Jimi Hendrix was a leftie. But rather than use a left-handed guitar, he simply used a right-handed one upside down. Perhaps this is an appropriate figure for his approach to music: Hendrix took matters in hand and twisted them to meet... [more]
Jimi Hendrix was a leftie. But rather than use a left-handed guitar, he simply used a right-handed one upside down. Perhaps this is an appropriate figure for his approach to music: Hendrix took matters in hand and twisted them to meet his very personal vision of the world. When he revisits a blues classic, sounds buzz and whirl, notes soar and change shape; a collapse into noise is always imminent, but never arrives. Hendrix's compositions may flirt with chaos but they achieve an odd kind of grace -- an overwhelmed grace, if you will. There's too much going on, songs always bleed past their limits, at times erupting into flames because there's nowhere else to go, nothing else to become but pure combustion.
This visceral force, these seething sounds, were not part of a grunge aesthetic (although Hendrix was born in Seattle, where grunge would later flourish), but reflect the experimental and avant-garde inclinations of the true autodidact. Having taught himself to play by listening to records, he explored feedback and distortion, inventing new ways to make his instrument summon sound. (In fact, avowed experimentalists such as The Kronos String Quartet and flautist Robert Dick have made tribute albums to Hendrix). His style was too unconventional to be fully appreciated in the U.S. until the late 1960s -- it was the London pop scene that adopted and adored him earlier in the decade. His first return engagement at the Monterey Pop Festival in 1967 left a scorching impression. Hendrix introduced his patented wall of psychedelic sound and his flair for theatrical stuntsmanship: his act culminated with him lighting his guitar on fire as if it were a sacrificial offering to the turmoil of the times. In 1968 Hendrix decided to leave stage antics behind and return to the studio and to small clubs where he could concentrate on his music; as a result his New York Electric Lady Studio was born.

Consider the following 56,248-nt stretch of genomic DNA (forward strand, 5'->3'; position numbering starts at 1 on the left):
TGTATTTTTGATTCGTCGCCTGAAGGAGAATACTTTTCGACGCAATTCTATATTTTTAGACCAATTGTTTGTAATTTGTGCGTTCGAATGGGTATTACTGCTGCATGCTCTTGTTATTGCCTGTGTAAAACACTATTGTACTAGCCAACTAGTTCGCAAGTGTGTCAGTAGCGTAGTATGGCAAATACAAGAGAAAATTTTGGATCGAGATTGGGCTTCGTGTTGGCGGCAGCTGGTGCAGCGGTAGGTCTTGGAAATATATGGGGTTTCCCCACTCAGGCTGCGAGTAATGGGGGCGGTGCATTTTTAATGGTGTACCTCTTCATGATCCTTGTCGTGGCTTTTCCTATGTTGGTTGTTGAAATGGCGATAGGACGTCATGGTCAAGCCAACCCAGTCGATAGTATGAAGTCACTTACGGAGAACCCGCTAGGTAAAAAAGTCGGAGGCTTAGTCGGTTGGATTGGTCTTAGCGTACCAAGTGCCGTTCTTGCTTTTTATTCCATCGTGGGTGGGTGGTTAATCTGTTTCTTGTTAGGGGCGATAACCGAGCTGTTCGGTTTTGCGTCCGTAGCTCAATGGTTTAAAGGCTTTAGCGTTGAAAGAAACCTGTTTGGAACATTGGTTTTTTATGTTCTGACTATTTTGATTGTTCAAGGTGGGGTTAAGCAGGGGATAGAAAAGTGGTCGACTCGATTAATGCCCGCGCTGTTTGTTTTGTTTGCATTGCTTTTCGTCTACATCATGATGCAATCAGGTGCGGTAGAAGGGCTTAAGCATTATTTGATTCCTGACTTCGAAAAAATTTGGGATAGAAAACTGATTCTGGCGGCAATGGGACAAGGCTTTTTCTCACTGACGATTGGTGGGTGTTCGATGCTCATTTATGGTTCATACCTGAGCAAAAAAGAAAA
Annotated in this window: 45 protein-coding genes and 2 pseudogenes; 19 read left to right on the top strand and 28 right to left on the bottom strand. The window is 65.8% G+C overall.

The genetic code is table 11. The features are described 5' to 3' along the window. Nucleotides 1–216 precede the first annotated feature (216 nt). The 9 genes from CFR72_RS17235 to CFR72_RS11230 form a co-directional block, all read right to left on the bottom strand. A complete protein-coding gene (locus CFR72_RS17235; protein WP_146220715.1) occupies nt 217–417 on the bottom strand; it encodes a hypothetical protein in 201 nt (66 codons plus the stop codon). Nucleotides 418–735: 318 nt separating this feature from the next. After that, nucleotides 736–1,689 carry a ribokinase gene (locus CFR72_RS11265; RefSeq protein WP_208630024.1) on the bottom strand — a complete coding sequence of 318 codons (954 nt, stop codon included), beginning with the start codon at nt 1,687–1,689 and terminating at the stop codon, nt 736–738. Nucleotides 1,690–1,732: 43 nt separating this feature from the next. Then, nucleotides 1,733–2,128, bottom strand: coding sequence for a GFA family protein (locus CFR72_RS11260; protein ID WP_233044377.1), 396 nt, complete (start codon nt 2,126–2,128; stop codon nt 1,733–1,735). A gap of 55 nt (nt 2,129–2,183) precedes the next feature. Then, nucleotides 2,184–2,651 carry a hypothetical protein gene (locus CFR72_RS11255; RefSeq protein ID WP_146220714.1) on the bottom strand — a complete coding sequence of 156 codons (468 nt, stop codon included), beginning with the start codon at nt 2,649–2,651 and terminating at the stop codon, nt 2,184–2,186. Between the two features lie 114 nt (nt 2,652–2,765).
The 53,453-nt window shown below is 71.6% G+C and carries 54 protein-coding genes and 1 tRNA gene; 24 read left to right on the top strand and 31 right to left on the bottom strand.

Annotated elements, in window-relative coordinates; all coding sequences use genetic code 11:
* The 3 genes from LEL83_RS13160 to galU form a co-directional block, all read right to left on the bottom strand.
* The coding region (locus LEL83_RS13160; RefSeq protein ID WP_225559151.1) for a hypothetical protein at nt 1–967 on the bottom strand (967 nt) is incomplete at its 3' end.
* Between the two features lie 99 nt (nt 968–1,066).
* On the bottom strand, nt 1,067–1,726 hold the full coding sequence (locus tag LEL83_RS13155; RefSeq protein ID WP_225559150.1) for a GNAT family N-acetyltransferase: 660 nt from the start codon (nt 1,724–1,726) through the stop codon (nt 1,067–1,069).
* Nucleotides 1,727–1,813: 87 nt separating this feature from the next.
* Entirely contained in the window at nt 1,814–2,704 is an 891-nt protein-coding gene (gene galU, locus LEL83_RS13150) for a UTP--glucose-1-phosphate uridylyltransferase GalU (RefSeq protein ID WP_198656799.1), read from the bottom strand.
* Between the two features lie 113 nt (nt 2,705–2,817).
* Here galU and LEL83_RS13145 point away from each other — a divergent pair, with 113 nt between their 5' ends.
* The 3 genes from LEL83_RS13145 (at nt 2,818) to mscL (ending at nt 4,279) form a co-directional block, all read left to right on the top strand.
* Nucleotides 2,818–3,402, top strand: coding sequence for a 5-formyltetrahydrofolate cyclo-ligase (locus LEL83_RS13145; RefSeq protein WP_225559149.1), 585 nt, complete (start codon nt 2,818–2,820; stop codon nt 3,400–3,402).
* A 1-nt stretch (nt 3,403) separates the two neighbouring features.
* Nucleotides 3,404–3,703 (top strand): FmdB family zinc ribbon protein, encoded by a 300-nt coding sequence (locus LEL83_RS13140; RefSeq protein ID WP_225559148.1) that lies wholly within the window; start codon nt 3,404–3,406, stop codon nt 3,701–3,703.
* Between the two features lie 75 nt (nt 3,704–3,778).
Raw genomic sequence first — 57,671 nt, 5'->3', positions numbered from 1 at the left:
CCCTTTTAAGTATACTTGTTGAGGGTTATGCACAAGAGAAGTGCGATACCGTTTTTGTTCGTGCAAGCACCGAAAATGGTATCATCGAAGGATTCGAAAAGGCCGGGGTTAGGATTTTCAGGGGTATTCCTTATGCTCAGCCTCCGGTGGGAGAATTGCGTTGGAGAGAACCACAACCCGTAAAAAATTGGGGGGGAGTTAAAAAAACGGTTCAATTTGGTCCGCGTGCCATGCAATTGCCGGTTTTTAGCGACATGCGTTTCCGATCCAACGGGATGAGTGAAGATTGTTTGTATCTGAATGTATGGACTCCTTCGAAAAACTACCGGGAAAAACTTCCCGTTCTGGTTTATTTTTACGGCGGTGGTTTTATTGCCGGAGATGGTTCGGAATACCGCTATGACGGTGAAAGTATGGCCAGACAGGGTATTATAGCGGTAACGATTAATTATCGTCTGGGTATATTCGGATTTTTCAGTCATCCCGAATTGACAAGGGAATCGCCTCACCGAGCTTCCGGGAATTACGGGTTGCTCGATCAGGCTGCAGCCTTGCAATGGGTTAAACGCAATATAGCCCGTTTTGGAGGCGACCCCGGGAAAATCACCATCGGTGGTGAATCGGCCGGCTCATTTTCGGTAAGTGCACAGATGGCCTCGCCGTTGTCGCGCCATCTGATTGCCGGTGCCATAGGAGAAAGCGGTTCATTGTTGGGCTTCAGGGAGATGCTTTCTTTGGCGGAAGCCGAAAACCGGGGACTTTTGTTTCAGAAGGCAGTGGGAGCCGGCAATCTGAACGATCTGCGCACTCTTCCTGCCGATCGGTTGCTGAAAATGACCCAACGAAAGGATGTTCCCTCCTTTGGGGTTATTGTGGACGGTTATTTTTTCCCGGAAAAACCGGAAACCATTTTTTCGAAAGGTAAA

Hendrix's surplus of sound was linked by his lyrics to an anti-war, pro-love politics that ultimately celebrated the individual and the possibility of attaining cosmic 'experience." His fashion sensibility (combining camouflage with souped-up, braided British naval jackets and tie-dye) posed him as the leader of a paramilitary love brigade, and his off-stage indulgences gave credence to the image. Yet, while best known for his extravagances, Hendrix always enjoyed a taste for the interesting, the delicate, and the beautiful: the guitar of "Little Wing" is exquisite, tasteful, each note absolutely necessary. A sense of control amidst the frenzy is what made his music perfect for the "Apocalypse Now" soundtrack. Inevitably, Hendrix's pursuit of borderline experiences could, for all its Dionysiac glory, be self-destructive: he was found dead of a presumed overdose in 1970, his fire having spent itself intensely and briefly. [show less]